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I've been playing around a lot recently with manipulating reparse points programmatically, and something's been bugging me for a little while now. Since Windows hard links aren't reparse points like junctions or symbolic links, they can't be accessed the same way. Creating a new one is easy enough, but I've yet to figure out how to read the target of one. Since extensions like Hard Link Shell Extension have property sheets displaying that information, I assume it can be done, but I've been unable to find any documentation on how. (I did notice that the shell extension doesn't indicate which file is the real thing on hard links, though)

I did find this answer, which explains how to count the links to a file, but unfortunately, I'm still stuck on resolving.

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The hard link is its own target. You're thinking of a hard link as if it refers to something else. It doesn't. The hard link is just another name for the same thing. – Raymond Chen Apr 21 '12 at 17:21
    
Raymond beat me to it... – Helge Klein Apr 21 '12 at 17:34
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Looks like I completely misunderstood the functionality of hard links. I may be misunderstanding here, so I'd like to give an example scenario. I create a file named, "data.txt" and fill it with content. I then create a hard link for the file called "other.txt". From what I'm understanding, if I were to now delete data.txt and empty the recyling bin, other.txt would not be changed, because it's a file entry referencing the same content, not the file itself. Does that sound right? – Charles Grunwald Apr 21 '12 at 22:19
    
Correct, they are just extra names for the same content (and some metadata). – Deanna Apr 23 '12 at 10:47
    
Thanks, that explains a lot. – Charles Grunwald May 3 '12 at 0:24
up vote 2 down vote accepted

Hardlink information are stored in $FILE_NAME attributes using POSIX name. Each of these attributes refers to a file which may refers to the original file itself. A file without any hardlink may also have a POSIX name. In other words, a hardlinked file always has multiple POSIX names. The attribute's DirectoryFileReferenceNumber field points to an MFT entry index, which is the folder entry that contains the file.

Here are the guide to retrieve all targets of a file, whether it's hardlinked or not.

You will need to use FSCTL_GET_NTFS_FILE_RECORD on a file to get all of its NTFS attributes and parse it to retrieve each $FILE_NAME attribute.

On each $FILE_NAME attribute, use FSCTL_GET_NTFS_FILE_RECORD on the volume where the file resides using its DirectoryFileReferenceNumber as MFT entry index to retrieve the file's folder container information. This folder is the lowest level that contains the file. For example, if the file path is C:\MyData\Myfiles\MyDocument.txt, the lowest folder level is MyFiles. If the DirectoryFileReferenceNumber points to the root folder, which is 0x5, then you have the full path of the file. For example, C:\MyDocument.txt.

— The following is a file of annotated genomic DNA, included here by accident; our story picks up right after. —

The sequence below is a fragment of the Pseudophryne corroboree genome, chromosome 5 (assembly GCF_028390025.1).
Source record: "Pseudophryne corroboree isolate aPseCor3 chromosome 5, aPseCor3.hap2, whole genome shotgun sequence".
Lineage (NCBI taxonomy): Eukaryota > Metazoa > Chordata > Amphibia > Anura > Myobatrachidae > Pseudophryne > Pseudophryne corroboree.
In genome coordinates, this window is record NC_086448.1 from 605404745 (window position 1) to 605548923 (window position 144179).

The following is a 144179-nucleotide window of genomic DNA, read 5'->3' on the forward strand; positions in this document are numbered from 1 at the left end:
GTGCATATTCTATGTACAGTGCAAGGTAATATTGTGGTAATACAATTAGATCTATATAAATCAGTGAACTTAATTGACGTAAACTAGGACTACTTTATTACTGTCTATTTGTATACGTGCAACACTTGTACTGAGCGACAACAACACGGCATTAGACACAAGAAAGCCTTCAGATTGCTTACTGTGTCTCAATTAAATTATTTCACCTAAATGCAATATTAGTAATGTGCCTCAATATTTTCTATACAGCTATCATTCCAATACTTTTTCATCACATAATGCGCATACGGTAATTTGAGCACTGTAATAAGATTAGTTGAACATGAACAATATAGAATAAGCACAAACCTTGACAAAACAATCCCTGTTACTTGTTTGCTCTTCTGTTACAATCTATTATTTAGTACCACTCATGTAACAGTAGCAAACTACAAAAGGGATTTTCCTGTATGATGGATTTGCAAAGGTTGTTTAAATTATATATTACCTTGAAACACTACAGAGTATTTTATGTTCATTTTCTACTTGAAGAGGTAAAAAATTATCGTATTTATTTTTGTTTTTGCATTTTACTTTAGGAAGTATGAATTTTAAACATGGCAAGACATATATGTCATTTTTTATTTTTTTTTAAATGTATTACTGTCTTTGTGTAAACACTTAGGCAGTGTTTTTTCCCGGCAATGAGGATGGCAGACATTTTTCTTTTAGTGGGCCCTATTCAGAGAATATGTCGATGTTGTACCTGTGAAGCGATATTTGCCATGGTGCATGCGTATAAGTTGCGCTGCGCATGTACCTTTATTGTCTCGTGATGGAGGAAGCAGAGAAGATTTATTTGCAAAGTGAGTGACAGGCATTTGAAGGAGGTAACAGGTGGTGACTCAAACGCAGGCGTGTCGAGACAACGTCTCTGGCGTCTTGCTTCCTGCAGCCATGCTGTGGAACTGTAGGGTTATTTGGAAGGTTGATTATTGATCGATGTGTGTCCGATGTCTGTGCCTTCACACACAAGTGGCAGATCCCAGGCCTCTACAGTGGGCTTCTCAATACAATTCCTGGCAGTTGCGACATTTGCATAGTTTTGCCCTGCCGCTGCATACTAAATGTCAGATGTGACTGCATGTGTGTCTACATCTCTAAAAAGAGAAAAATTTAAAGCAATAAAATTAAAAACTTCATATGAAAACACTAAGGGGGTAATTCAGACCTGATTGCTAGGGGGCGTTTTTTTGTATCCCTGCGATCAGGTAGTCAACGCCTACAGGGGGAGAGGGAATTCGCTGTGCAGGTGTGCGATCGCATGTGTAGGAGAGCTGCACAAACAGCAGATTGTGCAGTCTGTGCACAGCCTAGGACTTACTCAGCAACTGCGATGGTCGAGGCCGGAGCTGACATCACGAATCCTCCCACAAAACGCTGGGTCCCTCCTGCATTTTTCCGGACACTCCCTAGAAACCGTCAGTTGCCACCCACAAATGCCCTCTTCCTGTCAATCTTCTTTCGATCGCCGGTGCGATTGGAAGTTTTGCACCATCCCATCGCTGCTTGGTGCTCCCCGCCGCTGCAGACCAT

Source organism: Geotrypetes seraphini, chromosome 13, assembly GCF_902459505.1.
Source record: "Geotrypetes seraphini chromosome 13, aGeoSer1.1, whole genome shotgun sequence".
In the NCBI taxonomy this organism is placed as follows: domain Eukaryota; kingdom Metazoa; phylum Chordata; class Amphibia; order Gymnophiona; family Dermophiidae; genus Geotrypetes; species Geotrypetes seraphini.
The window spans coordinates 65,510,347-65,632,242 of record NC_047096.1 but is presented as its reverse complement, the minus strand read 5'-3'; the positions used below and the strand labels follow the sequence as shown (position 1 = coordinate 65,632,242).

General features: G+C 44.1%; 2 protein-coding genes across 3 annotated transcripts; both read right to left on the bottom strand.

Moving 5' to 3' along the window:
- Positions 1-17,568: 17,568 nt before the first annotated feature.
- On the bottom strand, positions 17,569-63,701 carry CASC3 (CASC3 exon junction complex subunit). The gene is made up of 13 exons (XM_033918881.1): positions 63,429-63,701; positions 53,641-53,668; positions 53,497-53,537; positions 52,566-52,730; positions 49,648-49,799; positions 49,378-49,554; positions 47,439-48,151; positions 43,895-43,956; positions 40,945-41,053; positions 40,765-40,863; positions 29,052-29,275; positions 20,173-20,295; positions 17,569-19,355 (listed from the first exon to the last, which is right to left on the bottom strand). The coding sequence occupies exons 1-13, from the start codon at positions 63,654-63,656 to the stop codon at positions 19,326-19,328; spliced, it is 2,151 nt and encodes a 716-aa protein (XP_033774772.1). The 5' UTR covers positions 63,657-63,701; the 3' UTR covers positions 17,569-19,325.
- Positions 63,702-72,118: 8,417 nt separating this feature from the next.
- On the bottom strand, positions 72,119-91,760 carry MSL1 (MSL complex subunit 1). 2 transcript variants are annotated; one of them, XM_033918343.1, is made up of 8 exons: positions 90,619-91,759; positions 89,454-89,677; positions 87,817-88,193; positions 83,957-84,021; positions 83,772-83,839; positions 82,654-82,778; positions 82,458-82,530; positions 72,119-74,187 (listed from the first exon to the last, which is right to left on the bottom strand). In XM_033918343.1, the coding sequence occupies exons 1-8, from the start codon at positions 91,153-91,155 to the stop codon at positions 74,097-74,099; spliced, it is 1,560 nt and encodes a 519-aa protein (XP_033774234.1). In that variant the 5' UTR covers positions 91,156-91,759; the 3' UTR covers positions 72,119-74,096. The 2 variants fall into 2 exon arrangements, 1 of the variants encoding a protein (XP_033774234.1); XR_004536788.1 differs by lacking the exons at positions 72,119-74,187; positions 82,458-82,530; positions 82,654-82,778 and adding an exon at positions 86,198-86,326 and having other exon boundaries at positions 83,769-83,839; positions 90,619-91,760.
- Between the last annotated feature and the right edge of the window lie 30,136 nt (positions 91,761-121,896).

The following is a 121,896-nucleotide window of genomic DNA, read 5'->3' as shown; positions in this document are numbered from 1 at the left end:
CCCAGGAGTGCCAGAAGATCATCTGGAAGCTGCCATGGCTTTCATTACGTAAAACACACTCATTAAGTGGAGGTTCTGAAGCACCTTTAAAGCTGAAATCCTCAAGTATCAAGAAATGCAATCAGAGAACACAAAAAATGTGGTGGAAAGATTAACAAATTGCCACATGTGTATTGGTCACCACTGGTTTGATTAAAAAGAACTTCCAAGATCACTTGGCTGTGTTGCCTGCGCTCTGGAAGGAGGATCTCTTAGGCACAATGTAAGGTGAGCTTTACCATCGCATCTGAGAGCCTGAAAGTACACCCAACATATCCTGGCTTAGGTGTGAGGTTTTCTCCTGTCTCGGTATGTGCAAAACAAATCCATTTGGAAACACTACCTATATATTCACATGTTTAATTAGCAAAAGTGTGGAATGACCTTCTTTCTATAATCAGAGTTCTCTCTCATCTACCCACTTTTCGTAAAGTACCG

With that folder information, if it is not a root folder, you simply repeat a similar task as above which is to retrieve the folder name from the Name field of $FILE_NAME attribute. But this time, the NameType does not have to be of POSIX type and any can be used. Preferably LFN or LFN & DOS8.3 compatible type. Use its DirectoryFileReferenceNumber to get the upper folder level and repeat the task in this paragraph. When the DirectoryFileReferenceNumber points to the root folder, which is 0x5, then this repeating tasks has completed since you already have the full path of the file.

Now you have resolved one file target. The next task is to process the next $FILE_NAME attribute whose NameType is of POSIX type. Process all of them to get all file targets. Do not use this method to find out whether a file has hardlinks or not. Instead, use GetFileAttributes function since it is a lot faster.

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Um, or you can just call FindFirstFileNameW. – Raymond Chen Jul 11 '12 at 0:28
    
@raymond-chen: That would be ideal for Windows Vista and higher versions. He already found an answer that mention FindFirstFileNameW, but he does not seem to notice it. Or perhaps, he fails to mention that he can not use FindFirstFileNameW for some reasons. – Jay Jul 11 '12 at 0:56
    
I realize this is way after the fact, but I finally got around to implementing this. I was just wondering: what attributes would you test for (using GetFileAttributes) that would be indicative of hardlinks? – Charles Grunwald Jul 11 '15 at 10:42

We wrote a C++ library dedicated to Junction Points on Windows, and it's open source under the MIT license. Whether or not this is what you want is unclear from your question, as you say hard links but then ask how to resolve them.

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